>> IP. This is what she does for a living, and she is here to act as a
>> resource for the entire community.
>
> Right...I didn't mean to leave this out...obviously it's critical. I was
> just trying to identify what the project teams could do in support of
> Janet's/foundations work here...in order to avoid having the strategy be
> to just submit everything that could be considered to the contribution
> questionnaire...and thereby creating additional overload for
> Janet/foundation.

Thanks, I appreciate that. I'm sure Janet does as well :-) But the flip
side is that we don't *necessarily* want developers spending time on this
stuff either. In my experience, most committers would rather write code than
wade through IP questions. The idea is to have a resource at the Foundation
who to the degree possible can relieve committers of this burden.

>> The next issue which is what you have listed as (e) and (f) in your first
>> list. At the highest level (and yes I know there are execptions), these
>> two must be true if the package is under an EPL-compatible open source
>> license. We at Eclipse don't expect that our users will ask our
>> permission to use Eclipse. That's explicit in the terms of the CPL and
>> EPL. So if the package is open source, these questions should not
>> typically come up. The corollary of this is that it is strictly verbotten
>> to include a package in Eclipse which is *not* open source. That would
>> cause our users no end of grief. Not to mention the Foundation :-)
>
> So should the project teams be expected to approach the authors of the
> library with the question: will you object (legally or not) to having
> this library redistributed via the foundation? Is this a reasonable part
> of the project team's due dilligence for a library unders consideration?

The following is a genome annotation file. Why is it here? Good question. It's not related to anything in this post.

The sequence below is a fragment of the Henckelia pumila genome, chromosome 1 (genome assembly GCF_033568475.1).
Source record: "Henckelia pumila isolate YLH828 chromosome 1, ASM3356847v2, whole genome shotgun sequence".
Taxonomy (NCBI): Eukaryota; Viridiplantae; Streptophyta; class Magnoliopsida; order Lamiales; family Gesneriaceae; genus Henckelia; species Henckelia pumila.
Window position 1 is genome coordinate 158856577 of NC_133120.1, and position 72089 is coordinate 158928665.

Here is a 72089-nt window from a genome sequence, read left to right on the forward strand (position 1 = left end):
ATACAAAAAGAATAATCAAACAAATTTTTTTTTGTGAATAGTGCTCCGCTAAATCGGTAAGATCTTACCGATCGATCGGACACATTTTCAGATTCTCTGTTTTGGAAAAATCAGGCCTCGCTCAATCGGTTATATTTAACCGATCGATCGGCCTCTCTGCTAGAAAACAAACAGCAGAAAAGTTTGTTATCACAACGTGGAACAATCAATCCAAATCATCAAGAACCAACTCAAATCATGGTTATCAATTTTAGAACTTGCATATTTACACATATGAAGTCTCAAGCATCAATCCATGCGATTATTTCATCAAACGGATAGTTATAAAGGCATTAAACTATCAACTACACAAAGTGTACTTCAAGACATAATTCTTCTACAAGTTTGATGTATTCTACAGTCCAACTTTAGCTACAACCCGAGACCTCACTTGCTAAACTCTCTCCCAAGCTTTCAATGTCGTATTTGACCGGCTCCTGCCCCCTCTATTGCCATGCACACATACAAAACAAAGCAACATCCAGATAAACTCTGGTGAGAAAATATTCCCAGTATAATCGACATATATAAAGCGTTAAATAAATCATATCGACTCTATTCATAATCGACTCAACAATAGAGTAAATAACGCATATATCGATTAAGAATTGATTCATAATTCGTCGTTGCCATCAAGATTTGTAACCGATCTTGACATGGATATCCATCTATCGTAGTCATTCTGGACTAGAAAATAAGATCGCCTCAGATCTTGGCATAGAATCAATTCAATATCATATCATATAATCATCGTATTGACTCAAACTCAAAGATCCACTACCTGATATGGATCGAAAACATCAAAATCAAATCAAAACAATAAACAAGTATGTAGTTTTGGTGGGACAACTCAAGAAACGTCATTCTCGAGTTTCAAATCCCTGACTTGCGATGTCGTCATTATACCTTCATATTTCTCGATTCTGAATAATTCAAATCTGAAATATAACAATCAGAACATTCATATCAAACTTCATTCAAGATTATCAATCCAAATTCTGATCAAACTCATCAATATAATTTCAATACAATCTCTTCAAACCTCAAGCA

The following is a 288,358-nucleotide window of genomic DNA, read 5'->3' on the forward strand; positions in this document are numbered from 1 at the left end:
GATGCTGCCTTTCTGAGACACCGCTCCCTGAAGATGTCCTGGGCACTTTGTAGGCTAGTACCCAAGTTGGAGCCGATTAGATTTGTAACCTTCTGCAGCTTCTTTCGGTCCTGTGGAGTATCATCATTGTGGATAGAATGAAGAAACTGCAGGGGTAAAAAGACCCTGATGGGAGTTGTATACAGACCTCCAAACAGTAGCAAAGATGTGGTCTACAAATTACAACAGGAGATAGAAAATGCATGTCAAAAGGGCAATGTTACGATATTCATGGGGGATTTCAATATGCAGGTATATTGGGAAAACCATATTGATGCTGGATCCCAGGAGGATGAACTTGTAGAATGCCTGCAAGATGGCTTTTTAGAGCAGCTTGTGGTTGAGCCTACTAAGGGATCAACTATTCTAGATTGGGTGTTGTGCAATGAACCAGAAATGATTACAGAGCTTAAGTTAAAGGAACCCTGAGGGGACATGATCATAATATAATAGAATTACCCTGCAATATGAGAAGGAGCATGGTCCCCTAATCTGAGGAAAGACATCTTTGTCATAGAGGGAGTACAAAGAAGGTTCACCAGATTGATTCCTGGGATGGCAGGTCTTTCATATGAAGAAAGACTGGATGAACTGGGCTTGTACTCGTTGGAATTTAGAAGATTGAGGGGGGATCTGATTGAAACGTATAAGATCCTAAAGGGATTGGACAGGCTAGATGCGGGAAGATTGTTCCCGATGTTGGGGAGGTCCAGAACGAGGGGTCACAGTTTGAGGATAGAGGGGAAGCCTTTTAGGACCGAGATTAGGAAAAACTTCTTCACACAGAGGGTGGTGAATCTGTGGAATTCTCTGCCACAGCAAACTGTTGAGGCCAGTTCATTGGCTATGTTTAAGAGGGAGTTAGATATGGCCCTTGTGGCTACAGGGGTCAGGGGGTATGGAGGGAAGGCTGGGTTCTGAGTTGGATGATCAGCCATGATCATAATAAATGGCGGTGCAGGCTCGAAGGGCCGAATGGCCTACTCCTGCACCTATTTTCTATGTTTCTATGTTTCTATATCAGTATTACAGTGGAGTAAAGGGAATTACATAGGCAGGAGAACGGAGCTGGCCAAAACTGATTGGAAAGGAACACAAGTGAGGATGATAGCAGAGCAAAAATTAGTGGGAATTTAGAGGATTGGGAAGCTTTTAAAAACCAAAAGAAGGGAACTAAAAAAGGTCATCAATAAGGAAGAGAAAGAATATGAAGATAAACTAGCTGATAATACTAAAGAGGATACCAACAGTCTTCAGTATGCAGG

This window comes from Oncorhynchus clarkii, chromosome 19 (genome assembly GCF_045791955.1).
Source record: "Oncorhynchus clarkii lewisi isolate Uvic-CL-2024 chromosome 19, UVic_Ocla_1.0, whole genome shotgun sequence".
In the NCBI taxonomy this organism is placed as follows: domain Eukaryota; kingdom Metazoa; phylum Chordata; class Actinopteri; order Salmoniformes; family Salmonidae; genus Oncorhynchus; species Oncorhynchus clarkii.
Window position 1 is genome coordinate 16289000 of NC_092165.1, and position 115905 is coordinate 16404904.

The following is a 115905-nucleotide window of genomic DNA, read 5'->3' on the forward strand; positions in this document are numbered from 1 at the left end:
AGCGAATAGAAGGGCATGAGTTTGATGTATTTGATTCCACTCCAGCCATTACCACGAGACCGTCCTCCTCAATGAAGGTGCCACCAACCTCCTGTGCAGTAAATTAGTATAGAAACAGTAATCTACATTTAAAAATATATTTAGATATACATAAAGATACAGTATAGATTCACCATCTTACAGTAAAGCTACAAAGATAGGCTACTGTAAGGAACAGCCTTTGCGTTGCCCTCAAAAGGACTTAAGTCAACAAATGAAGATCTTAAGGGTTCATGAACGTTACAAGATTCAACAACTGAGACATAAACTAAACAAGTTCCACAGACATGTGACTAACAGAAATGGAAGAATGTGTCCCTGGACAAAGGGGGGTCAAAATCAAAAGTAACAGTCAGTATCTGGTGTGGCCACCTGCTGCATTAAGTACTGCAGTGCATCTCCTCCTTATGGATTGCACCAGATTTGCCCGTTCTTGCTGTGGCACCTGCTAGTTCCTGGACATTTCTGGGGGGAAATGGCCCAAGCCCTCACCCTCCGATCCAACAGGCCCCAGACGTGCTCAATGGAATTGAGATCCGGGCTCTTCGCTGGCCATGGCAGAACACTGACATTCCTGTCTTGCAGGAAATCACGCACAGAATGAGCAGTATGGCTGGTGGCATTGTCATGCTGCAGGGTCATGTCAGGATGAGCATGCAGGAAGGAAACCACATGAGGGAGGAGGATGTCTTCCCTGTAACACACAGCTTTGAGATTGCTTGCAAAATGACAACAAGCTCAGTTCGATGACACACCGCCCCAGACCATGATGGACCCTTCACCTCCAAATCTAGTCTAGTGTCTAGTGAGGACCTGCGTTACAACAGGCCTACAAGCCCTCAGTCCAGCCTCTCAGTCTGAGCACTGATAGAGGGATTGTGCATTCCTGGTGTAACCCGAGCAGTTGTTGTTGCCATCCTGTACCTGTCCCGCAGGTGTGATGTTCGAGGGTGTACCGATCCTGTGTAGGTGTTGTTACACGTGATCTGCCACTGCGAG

> Or should this be left to Janet/foundation?

If you think that the license is open source, leave it to the Foundation. If
you don't think the license is open source, keep searching for an
alternative.

If you want to contact the other party to have a technical chat, or just
because you think it is the courteous thing to do of course you can do that.

But to be honest I don't even really understand the notion of asking for
permission to distribute something which has been made available under an
open source license. The license itself provides explicit permission to
re-distribute.

> It seems that Jim Adam's responses to my initial list indicated some of
> the clarification, tools, communication aids might be welcome for some
> others...no? Does this seem reasonable?

I totally agree that we can and should do more. But in many cases there is
already documentation available which does not get read. (I don't mean to
imply that this is true in your case.) Committers should check out the
committer guidelines (http://www.eclipse.org/legal/committerguidelines.html)
once in a blue moon to refresh their memory. And any committer who has never
read them really really should. Project leaders should have a reasonable
mastery of the content on the "legal stuff"
(http://www.eclipse.org/legal/main.html) page.

I agree that some of this content need freshening, but there is also some
good and relevant content there.

/mike
Re: IP Evaluation for Libraries: Processes and tools needed? [message #16784 is a reply to message #16781] Thu, 10 March 2005 04:49 Go to previous message
Eclipse User
Originally posted by: slewis.composent.com

Mike Milinkovich wrote:
>Committers should check out the
> committer guidelines (http://www.eclipse.org/legal/committerguidelines.html)
> once in a blue moon to refresh their memory.
>And any committer who has never
> read them really really should. Project leaders should have a reasonable
> mastery of the content on the "legal stuff"
> (http://www.eclipse.org/legal/main.html) page.

Right...both of these are definately on my 're-read 3-4 times a year'
category...but maybe they should be required reading for committer
status refresh? (you didn't hear that from me...I'll probably be
pummelled by committers for suggesting that, but oh well...should start
early so I get used to it ;-).

>
> I agree that some of this content need freshening, but there is also some
> good and relevant content there.

Of course...it's like a stroll through the NY Times Sunday Book Section
;-). Just kidding. Of course you are right...and I agree that it's
very important for all to read through repeatedly (particularly the
License Compatibility, Due Dilligence, and Third Party Content
sections...apropos our topic here).

Scott